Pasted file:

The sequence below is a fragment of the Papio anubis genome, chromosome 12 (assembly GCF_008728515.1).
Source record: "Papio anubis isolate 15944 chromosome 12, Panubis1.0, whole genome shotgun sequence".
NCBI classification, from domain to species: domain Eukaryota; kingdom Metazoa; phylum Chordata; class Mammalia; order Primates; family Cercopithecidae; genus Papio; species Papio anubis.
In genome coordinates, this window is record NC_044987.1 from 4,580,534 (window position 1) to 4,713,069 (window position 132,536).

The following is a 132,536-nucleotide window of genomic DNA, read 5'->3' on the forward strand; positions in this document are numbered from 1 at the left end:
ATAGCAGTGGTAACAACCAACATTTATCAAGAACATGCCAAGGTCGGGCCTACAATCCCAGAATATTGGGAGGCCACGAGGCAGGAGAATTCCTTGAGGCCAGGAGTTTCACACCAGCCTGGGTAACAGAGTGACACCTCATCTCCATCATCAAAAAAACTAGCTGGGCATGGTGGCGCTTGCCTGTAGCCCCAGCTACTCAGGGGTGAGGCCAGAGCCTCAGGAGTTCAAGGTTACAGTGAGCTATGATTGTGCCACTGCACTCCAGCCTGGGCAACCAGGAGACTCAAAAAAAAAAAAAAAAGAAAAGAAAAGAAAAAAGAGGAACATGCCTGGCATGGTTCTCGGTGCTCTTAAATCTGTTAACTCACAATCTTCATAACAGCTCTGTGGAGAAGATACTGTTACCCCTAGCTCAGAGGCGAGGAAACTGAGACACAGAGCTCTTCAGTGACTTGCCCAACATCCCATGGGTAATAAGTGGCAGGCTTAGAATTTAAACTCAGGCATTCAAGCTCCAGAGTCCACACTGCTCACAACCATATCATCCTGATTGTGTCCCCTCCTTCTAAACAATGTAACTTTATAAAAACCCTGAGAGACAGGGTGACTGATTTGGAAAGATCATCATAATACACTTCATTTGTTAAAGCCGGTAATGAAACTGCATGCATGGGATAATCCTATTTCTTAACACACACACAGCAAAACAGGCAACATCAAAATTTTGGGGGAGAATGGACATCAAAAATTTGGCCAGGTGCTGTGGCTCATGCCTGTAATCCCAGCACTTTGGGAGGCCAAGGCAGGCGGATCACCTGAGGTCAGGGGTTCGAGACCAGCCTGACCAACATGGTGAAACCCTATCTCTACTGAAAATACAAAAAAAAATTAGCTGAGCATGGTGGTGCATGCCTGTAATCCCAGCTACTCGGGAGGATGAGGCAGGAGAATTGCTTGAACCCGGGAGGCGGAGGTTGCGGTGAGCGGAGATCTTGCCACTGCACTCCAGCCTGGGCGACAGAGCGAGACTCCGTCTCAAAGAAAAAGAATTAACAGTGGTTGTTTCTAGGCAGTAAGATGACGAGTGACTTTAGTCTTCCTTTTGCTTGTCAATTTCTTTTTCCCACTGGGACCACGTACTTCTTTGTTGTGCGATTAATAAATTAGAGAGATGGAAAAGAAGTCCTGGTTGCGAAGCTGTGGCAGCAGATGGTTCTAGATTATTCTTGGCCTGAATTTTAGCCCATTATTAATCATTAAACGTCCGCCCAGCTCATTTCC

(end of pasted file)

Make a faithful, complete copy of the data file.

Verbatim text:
The sequence below is a fragment of the Papio anubis genome, chromosome 12 (assembly GCF_008728515.1).
Source record: "Papio anubis isolate 15944 chromosome 12, Panubis1.0, whole genome shotgun sequence".
NCBI classification, from domain to species: domain Eukaryota; kingdom Metazoa; phylum Chordata; class Mammalia; order Primates; family Cercopithecidae; genus Papio; species Papio anubis.
In genome coordinates, this window is record NC_044987.1 from 4,580,534 (window position 1) to 4,713,069 (window position 132,536).

The following is a 132,536-nucleotide window of genomic DNA, read 5'->3' on the forward strand; positions in this document are numbered from 1 at the left end:
ATAGCAGTGGTAACAACCAACATTTATCAAGAACATGCCAAGGTCGGGCCTACAATCCCAGAATATTGGGAGGCCACGAGGCAGGAGAATTCCTTGAGGCCAGGAGTTTCACACCAGCCTGGGTAACAGAGTGACACCTCATCTCCATCATCAAAAAAACTAGCTGGGCATGGTGGCGCTTGCCTGTAGCCCCAGCTACTCAGGGGTGAGGCCAGAGCCTCAGGAGTTCAAGGTTACAGTGAGCTATGATTGTGCCACTGCACTCCAGCCTGGGCAACCAGGAGACTCAAAAAAAAAAAAAAAAGAAAAGAAAAGAAAAAAGAGGAACATGCCTGGCATGGTTCTCGGTGCTCTTAAATCTGTTAACTCACAATCTTCATAACAGCTCTGTGGAGAAGATACTGTTACCCCTAGCTCAGAGGCGAGGAAACTGAGACACAGAGCTCTTCAGTGACTTGCCCAACATCCCATGGGTAATAAGTGGCAGGCTTAGAATTTAAACTCAGGCATTCAAGCTCCAGAGTCCACACTGCTCACAACCATATCATCCTGATTGTGTCCCCTCCTTCTAAACAATGTAACTTTATAAAAACCCTGAGAGACAGGGTGACTGATTTGGAAAGATCATCATAATACACTTCATTTGTTAAAGCCGGTAATGAAACTGCATGCATGGGATAATCCTATTTCTTAACACACACACAGCAAAACAGGCAACATCAAAATTTTGGGGGAGAATGGACATCAAAAATTTGGCCAGGTGCTGTGGCTCATGCCTGTAATCCCAGCACTTTGGGAGGCCAAGGCAGGCGGATCACCTGAGGTCAGGGGTTCGAGACCAGCCTGACCAACATGGTGAAACCCTATCTCTACTGAAAATACAAAAAAAAATTAGCTGAGCATGGTGGTGCATGCCTGTAATCCCAGCTACTCGGGAGGATGAGGCAGGAGAATTGCTTGAACCCGGGAGGCGGAGGTTGCGGTGAGCGGAGATCTTGCCACTGCACTCCAGCCTGGGCGACAGAGCGAGACTCCGTCTCAAAGAAAAAGAATTAACAGTGGTTGTTTCTAGGCAGTAAGATGACGAGTGACTTTAGTCTTCCTTTTGCTTGTCAATTTCTTTTTCCCACTGGGACCACGTACTTCTTTGTTGTGCGATTAATAAATTAGAGAGATGGAAAAGAAGTCCTGGTTGCGAAGCTGTGGCAGCAGATGGTTCTAGATTATTCTTGGCCTGAATTTTAGCCCATTATTAATCATTAAACGTCCGCCCAGCTCATTTCC